With an absurdist wit as playful as Monty Python’s and a vision as dark as Samuel Beckett’s, a post-modernist spins a provocative parable of political power and its abuses.
This novella from Saunders (Pastoralia, stories, 2000, etc.) concerns the tensions between two countries, Inner Horner and Outer Horner. Inner Horner is the smallest country imaginable, so small that only one of its seven inhabitants can fit within its borders at a time. Then it inexplicably gets even smaller, making it impossible for Inner Hornerites to avoid “invading” the boundaries of the surrounding and more prosperous Outer Horner. Because their country is larger and has greater resources, the Outer Hornerites feel that they are favored by God, and that the fate of the Inner Hornerites reflects their innate inferiority. Citizens in this society are some combination of plant and machine; Outer Horner’s president has multiple mustaches and chins (and three legs); and the media are mindlessly inept, parroting what they’re told, distorting what they see. (Maybe this isn’t so different after all.) As an Outer Hornerite pursuing a personal agenda against Inner Horner, a bitter citizen named Phil seizes power from the apparently senile president and bends the political apparatus of his country to his will. He imposes an onerous tax on the citizens of Inner Horner whenever they enter Outer Horner (where at least some of their body parts invariably intrude), thus turning victims into criminals. He then convinces his fellow citizens that those criminals are the embodiment of an absolute evil that must be exterminated. Tightly packed with detail, dialogue and black humor, the fairy tale narrative resolves itself in a manner that breathes fresh life into the Latin term deus ex machina (“god from the machine”).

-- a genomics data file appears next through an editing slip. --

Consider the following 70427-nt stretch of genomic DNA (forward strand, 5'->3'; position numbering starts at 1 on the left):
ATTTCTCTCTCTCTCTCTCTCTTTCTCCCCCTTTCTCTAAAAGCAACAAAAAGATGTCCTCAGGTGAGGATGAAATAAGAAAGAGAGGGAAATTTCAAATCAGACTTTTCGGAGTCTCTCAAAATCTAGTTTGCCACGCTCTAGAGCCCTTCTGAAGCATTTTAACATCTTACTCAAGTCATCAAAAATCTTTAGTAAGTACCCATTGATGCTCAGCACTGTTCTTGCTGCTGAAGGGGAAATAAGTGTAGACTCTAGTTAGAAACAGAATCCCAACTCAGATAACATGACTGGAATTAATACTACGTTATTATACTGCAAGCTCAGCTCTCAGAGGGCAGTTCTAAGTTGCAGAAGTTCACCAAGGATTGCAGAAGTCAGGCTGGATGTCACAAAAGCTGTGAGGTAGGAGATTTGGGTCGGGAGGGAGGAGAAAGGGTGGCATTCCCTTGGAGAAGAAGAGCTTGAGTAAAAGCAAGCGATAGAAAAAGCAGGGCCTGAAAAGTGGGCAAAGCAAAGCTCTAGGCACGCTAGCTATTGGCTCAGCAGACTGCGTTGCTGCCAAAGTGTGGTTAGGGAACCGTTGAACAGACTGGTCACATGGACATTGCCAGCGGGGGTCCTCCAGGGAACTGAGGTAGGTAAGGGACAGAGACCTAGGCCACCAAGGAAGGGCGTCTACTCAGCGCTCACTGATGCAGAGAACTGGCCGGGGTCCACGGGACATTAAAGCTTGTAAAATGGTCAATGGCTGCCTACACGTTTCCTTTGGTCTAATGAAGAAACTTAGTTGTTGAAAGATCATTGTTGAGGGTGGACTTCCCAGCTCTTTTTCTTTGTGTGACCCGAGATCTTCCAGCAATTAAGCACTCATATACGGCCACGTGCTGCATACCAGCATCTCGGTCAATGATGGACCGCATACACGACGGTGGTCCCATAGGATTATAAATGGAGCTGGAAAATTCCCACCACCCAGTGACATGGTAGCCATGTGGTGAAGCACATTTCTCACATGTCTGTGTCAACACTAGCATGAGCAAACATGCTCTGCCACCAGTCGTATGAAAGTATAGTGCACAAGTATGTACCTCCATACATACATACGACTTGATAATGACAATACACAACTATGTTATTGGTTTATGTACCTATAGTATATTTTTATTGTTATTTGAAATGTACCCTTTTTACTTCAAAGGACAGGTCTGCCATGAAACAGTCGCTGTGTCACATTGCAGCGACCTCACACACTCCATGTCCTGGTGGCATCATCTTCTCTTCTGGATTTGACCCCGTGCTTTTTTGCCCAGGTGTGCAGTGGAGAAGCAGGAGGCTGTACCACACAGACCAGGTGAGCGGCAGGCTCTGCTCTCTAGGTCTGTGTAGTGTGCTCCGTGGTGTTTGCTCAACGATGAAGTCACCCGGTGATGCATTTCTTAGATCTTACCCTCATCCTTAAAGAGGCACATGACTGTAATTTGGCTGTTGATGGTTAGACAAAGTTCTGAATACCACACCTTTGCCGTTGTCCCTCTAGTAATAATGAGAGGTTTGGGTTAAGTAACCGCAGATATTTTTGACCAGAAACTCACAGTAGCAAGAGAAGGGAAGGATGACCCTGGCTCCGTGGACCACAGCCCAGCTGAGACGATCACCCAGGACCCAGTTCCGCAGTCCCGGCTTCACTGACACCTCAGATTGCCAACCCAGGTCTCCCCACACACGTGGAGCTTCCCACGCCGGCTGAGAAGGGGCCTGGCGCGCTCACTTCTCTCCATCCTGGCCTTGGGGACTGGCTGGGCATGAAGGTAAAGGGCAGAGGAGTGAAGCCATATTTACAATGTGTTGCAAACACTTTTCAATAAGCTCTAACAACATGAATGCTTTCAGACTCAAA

For those who appreciate speculative, experimental fiction, a mind-bending work inviting readers to ponder the nature of parable and the possibilities of language.
Welcome to Inner Horner, a nation so small it can only accommodate one citizen at a time. The other six citizens must wait their turns in the Short-Term Residency Zone of the surrounding country of Outer Horner. It's a long-standing arrangement between the fantastical, not-exactly-human citizens of the two countries. But when Inner Horner suddenly shrinks, forcing three-quarters of the citizen then in residence over the border into Outer Horner territory, the Outer Hornerites declare an Invasion In Progress--having fallen under the spell of the power-hungry and demagogic Phil.
So begins The Brief and Frightening Reign of Phil. Fueled by Saunders's unrivaled wit, outlandish imagination, and incisive political sensibility, here is a deeply strange yet strangely familiar fable of power and impotence, justice and injustice--an Animal Farm for our times.
"An astoundingly tuned voice--graceful, dark, authentic, and funny--telling just the kinds of stories we need to get us through these times."
"Mr. Saunders writes like the illegitimate offspring of Nathanael West and Kurt Vonnegut. [His] satiric vision of America is dark and demented; it is also ferocious and very funny."
--Michiko Kakutani, The New York Times
"A master of distilling the disorders of our time into fiction."
Want to know the story behind the story of award-winning author George Saunders's new novella, The Brief and Frightening Reign of Phil? Then read "Why I Wrote Phil," an exclusive essay from Saunders concerning the genesis of his new work, which has been praised as possessing "an absurdist wit as playful as Monty Python's and a vision as dark as Samuel Beckett's."
Read George Saunders's Essay, "Why I Wrote Phil"
More from George Saunders